Claire Barclay

Claire Barclay was born in 1968 in Paisley, Scotland. She completed a BA (Hons) in Fine Art at the Glasgow school of art in 1990 and subsequently completed a MFA at the Glasgow School of Art in 1993. She lives and works in Glasgow.

Barclay’s work has been the subject of numerous solo exhibitions including: Pale Heights, Mudam, Luxembourg (2009); Openwide, the Fruitmarket Gallery, Edinburgh (2009); Claire Barclay: Shifting Ground, Camden Arts Centre (2008); 'Fault on the Right Side, Kunstverein, Braunschweig, Germany (2007); Foul Play, Doggerfisher, Edinburgh (2005); Half-Light, Art Now, Tate Britain (2004); Ideal Pursuits, Dundee Contemporary Arts, Dundee (2003); Homemaking, Project Space, Moderna Museet, Stockholm (2000); Claire Barclay, the Modern Institute, Glasgow (1999); Dream Catcher, 200 Gertrude street, Melbourne (1998). Her work has also been featured as part of the following exhibitions: Material Intelligence, Kettle's Yard, Cambridge (2009); Sculpture in the Close, Jesus college, Cambridge (2007); British Art Show 6, Baltic, Gateshead, Manchester, Nottingham and Bristol (2005); zenomap, palazzo guistinian-lolin, Venice biennale (2003) as well as many others.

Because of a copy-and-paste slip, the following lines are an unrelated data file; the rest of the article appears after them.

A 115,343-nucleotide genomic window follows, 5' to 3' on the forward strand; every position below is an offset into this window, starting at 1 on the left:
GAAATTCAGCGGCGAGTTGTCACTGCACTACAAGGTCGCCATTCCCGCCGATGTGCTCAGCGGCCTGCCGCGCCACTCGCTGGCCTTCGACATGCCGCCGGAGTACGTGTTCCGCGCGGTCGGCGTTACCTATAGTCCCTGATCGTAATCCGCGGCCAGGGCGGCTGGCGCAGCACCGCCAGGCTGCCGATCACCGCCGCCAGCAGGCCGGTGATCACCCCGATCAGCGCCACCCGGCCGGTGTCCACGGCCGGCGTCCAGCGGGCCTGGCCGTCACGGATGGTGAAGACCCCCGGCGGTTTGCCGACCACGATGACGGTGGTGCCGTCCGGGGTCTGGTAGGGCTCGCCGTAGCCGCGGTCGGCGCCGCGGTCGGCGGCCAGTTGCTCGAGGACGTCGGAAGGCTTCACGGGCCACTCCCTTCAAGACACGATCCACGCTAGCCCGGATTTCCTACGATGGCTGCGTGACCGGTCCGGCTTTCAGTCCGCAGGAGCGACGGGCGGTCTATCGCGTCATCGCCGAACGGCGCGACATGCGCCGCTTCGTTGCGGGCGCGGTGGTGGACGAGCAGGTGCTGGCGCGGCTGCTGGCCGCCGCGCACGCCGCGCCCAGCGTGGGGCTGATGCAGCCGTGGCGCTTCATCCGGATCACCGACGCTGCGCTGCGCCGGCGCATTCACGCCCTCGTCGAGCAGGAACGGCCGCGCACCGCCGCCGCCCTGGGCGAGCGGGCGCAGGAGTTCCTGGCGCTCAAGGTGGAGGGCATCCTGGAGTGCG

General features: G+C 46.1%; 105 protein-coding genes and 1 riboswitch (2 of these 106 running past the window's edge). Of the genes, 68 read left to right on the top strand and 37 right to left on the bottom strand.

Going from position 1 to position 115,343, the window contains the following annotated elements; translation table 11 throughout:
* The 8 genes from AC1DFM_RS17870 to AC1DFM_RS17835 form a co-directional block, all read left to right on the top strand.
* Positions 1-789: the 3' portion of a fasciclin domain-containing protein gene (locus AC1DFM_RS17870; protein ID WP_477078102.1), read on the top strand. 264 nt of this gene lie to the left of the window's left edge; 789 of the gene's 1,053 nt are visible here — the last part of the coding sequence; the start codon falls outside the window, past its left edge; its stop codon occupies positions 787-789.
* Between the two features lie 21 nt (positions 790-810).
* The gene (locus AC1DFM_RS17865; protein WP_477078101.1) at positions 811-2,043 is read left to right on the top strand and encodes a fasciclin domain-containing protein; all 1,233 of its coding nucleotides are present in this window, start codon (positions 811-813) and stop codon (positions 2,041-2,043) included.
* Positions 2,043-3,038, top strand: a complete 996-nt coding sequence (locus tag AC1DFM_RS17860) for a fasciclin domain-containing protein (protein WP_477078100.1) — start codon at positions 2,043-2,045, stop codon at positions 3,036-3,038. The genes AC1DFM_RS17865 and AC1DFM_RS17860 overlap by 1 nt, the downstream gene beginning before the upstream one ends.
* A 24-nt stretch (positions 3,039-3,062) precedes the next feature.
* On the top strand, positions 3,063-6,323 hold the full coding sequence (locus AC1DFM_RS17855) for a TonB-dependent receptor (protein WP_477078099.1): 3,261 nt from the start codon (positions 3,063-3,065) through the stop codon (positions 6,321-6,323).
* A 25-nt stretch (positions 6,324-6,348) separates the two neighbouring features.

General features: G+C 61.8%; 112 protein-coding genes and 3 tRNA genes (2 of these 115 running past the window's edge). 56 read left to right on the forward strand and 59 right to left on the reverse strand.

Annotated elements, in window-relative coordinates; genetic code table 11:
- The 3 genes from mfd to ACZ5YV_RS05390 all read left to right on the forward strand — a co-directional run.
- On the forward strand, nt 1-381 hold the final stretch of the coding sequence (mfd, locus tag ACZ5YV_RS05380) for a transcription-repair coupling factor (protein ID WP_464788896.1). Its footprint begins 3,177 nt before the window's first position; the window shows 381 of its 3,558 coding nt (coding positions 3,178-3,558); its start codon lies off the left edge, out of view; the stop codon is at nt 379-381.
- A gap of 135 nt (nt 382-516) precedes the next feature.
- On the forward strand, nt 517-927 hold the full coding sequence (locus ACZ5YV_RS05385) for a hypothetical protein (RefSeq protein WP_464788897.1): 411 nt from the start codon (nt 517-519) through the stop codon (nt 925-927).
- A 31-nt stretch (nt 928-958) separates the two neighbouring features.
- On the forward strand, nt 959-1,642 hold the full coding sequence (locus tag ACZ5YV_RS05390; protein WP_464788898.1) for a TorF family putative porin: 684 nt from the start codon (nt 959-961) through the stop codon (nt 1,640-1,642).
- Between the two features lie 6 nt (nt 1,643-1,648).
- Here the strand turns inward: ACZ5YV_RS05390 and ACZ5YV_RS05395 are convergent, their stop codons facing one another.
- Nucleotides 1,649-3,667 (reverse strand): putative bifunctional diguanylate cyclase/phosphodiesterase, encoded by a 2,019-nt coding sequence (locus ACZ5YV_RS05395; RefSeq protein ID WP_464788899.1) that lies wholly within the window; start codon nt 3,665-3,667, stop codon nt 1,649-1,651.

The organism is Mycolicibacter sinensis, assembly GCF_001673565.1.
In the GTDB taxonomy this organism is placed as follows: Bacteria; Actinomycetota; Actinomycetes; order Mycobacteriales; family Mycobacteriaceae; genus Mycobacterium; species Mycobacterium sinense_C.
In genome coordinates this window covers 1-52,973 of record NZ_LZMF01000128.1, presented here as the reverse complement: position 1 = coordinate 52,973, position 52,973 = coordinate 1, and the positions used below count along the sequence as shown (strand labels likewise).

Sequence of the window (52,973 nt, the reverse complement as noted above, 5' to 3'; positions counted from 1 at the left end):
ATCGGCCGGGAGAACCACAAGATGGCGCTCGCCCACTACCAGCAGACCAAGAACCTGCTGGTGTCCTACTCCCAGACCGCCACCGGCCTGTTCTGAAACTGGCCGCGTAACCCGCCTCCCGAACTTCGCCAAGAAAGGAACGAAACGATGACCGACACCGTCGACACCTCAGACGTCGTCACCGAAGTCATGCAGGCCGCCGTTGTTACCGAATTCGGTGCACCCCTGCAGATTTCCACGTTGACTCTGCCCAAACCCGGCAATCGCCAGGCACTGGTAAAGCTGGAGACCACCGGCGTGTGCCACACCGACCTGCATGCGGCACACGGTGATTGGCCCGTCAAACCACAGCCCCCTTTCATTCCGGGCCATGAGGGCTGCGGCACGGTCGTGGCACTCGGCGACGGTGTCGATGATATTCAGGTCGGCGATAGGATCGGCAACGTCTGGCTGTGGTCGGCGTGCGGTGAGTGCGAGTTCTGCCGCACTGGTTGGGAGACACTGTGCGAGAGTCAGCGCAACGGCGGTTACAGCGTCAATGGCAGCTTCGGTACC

Barclay’s practice often incorporates objects and materials which are familiar yet, when collectively assembled, resist yielding simplistically to metaphor and analogy, thus putting into crisis the very conventions through which meaning is codified. Her carefully considered compositions rely on a rigorous formality that is disrupted by the suggestive nature of the objects or materials used to construct them. The familiarity of these objects arises not only from their quotidian forms, but also from the references they make to historical styles ranging from European Modernism and American Folk Art to Minimalism and beyond.


​Claire Barclay, ​Mock Up, 2009

Claire Barclay


CASS Artworks by Claire Barclay


Mock Up

A 'mock up' is usually a full-sized scale model of a structure, or a layout of printed material. As with most of Barclay…